GR Editor’s Note
I lived through the September 11, 1973 military coup in Chile. I was a Visiting Professor at the Catholic University of Chile in Santiago.
Project FUBELT” was the codename for CIA covert operations to promote a military coup.
The covert operations revealed some 25 years later confirm the complicity of Chile’s Christian Democrats (DC) as well as the intent to destabilize the Chilean economy. The US was also involved in endorsing the torture and disappearance of the opponents of the Pinochet regime.
Reflecting on Trump’s threats to trigger a military coup in Venezuela, compared to Chile, the intelligence apparatus today is far more sophisticated. Moreover, in 1973, the Nixon administration did not have the full-fledged support of the media and the “international community”.
Today, the US is using advanced techniques of interference, surveillance, financial warfare, sabotage and propaganda.
With the internet, the propaganda apparatus is being used to build a consensus into what constitutes a criminal undertaking directed against the people of Venezuela.
Today it’s Mike Pompeo and John Bolton who are calling the shots, in tandem with the CIA.
Bolton has gone far beyond the Nixon-Kissinger agenda formulated at the height of the Cold War. The US sponsored coup against Venezuela is also directed against Cuba. And from Washington’s standpoint “after Venezuela, Cuba is next”.
Michel Chossudovsky, February 11, 2017
September 11, 1998 [declassified docs released in 1998] marks the twenty-fifth anniversary of the military coup led by General Augusto Pinochet. The violent overthrow of the democratically-elected Popular Unity government of Salvador Allende changed the course of the country that Chilean poet Pablo Neruda described as “a long petal of sea, wine and snow”; because of CIA covert intervention in Chile, and the repressive character of General Pinochet’s rule, the coup became the most notorious military takeover in the annals of Latin American history.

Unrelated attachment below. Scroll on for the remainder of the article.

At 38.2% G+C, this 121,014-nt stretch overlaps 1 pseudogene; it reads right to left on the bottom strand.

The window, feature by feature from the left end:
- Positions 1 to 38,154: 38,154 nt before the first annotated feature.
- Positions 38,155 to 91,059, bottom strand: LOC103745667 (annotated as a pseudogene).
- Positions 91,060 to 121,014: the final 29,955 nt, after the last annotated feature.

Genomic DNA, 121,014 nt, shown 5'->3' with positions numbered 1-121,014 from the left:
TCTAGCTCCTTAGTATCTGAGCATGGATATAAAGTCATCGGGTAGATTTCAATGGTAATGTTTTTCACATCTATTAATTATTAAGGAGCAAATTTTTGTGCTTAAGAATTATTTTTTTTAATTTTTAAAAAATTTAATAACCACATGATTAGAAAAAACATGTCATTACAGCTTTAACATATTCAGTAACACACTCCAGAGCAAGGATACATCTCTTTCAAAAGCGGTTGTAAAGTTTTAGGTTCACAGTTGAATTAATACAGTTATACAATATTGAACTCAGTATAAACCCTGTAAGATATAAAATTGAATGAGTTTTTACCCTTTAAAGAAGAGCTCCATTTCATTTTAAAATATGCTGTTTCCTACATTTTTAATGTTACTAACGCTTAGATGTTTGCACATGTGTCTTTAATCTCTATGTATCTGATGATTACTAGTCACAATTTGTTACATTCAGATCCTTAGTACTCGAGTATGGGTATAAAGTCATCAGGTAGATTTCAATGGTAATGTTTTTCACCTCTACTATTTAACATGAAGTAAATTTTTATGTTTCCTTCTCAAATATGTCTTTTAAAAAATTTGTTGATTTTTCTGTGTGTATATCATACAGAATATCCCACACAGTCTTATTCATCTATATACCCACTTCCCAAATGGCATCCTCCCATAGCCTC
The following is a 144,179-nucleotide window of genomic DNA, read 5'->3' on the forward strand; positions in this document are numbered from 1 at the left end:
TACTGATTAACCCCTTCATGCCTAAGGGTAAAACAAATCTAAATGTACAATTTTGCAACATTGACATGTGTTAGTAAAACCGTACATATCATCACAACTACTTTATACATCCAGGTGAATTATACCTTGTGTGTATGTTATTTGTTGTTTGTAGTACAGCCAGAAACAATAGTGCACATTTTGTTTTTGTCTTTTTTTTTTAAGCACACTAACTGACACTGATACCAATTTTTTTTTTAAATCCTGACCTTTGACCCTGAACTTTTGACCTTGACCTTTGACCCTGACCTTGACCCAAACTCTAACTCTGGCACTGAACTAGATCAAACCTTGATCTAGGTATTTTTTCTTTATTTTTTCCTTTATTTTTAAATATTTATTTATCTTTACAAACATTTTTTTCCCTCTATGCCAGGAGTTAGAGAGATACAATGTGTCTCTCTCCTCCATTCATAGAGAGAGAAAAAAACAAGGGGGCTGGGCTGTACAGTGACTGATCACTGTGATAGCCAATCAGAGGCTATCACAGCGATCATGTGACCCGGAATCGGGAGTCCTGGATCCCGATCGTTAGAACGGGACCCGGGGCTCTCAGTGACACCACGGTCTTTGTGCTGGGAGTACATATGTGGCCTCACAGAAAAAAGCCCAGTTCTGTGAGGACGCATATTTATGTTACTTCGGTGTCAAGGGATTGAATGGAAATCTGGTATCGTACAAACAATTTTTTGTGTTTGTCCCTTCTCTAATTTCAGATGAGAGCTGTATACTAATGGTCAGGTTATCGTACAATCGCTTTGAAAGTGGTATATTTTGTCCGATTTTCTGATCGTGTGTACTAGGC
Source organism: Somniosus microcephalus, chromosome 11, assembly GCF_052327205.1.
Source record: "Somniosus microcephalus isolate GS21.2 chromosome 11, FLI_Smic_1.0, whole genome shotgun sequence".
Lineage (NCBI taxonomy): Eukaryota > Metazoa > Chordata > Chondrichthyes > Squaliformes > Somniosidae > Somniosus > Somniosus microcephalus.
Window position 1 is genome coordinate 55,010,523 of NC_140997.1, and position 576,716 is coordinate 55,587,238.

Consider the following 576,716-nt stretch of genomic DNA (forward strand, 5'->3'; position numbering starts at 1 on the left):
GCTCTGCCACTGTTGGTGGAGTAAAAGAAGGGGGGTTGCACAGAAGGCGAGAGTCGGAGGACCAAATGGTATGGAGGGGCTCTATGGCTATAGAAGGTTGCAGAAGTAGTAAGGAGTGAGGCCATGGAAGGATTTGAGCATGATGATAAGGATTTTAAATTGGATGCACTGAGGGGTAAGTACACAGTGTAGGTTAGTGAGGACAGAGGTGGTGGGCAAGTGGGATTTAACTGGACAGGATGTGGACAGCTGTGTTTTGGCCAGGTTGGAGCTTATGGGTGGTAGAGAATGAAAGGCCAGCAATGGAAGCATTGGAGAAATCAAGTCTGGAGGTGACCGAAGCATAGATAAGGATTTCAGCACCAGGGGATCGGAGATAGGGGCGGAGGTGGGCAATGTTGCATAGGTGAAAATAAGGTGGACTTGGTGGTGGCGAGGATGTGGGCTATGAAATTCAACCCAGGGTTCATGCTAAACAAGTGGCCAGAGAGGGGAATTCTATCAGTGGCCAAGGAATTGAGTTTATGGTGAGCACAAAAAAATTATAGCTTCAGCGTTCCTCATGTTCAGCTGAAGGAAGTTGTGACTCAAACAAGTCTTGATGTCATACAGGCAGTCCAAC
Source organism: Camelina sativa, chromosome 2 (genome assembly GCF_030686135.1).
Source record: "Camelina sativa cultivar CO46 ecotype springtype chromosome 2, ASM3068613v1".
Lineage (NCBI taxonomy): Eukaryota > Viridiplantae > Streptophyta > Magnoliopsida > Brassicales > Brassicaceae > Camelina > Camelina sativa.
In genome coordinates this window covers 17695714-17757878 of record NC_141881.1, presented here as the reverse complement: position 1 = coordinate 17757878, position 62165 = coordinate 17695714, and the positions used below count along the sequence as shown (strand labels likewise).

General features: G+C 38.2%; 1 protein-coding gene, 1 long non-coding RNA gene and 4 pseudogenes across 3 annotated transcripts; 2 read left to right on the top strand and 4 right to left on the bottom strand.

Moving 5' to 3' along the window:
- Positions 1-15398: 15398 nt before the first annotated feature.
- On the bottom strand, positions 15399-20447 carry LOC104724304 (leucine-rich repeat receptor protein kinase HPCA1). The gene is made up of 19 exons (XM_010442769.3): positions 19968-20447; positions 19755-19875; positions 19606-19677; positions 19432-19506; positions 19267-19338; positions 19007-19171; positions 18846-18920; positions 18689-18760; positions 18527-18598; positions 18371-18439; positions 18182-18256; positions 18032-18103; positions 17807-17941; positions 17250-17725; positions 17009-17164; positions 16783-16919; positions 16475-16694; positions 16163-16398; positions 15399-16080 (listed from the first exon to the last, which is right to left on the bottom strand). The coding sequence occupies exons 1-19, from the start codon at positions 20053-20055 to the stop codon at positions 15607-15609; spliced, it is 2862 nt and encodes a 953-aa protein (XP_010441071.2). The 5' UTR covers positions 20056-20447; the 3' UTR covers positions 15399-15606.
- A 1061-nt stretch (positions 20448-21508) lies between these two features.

Revelations that President Richard Nixon had ordered the CIA to “make the economy scream” in Chile to “prevent Allende from coming to power or to unseat him,” prompted a major scandal in the mid-1970s, and a major investigation by the U.S. Senate. Since the coup, however, few U.S. documents relating to Chile have been actually declassified — until recently. Through Freedom of Information Act requests, and other avenues of declassification, the National Security Archive has been able to compile a collection of declassified records that shed light on events in Chile between 1970 and 1976.
These documents include:
- Cables written by U.S. Ambassador Edward Korry after Allende’s election, detailing conversations with President Eduardo Frei on how to block the president-elect from being inaugurated. The cables contain detailed descriptions and opinions on the various political forces in Chile, including the Chilean military, the Christian Democrat Party, and the U.S. business community.
- CIA memoranda and reports on “Project FUBELT”–the codename for covert operations to promote a military coup and undermine Allende’s government. The documents, including minutes of meetings between Henry Kissinger and CIA officials, CIA cables to its Santiago station, and summaries of covert action in 1970, provide a clear paper trail to the decisions and operations against Allende’s government
- National Security Council strategy papers which record efforts to “destabilize” Chile economically, and isolate Allende’s government diplomatically, between 1970 and 1973.
- State Department and NSC memoranda and cables after the coup, providing evidence of human rights atrocities under the new military regime led by General Pinochet.
- FBI documents on Operation Condor–the state-sponsored terrorism of the Chilean secret police, DINA. The documents, including summaries of prison letters written by DINA agent Michael Townley, provide evidence on the carbombing assassination of Orlando Letelier and Ronni Moffitt in Washington D.C., and the murder of Chilean General Carlos Prats and his wife in Buenos Aires, among other operations.
These documents, and many thousands of other CIA, NSC, and Defense Department records that are still classified secret, remain relevant to ongoing human rights investigations in Chile, Spain and other countries, and unresolved acts of international terrorism conducted by the Chilean secret police. Eventually, international pressure, and concerted use of the U.S. laws on declassification will force more of the still-buried record into the public domain–providing evidence for future judicial, and historical accountability.
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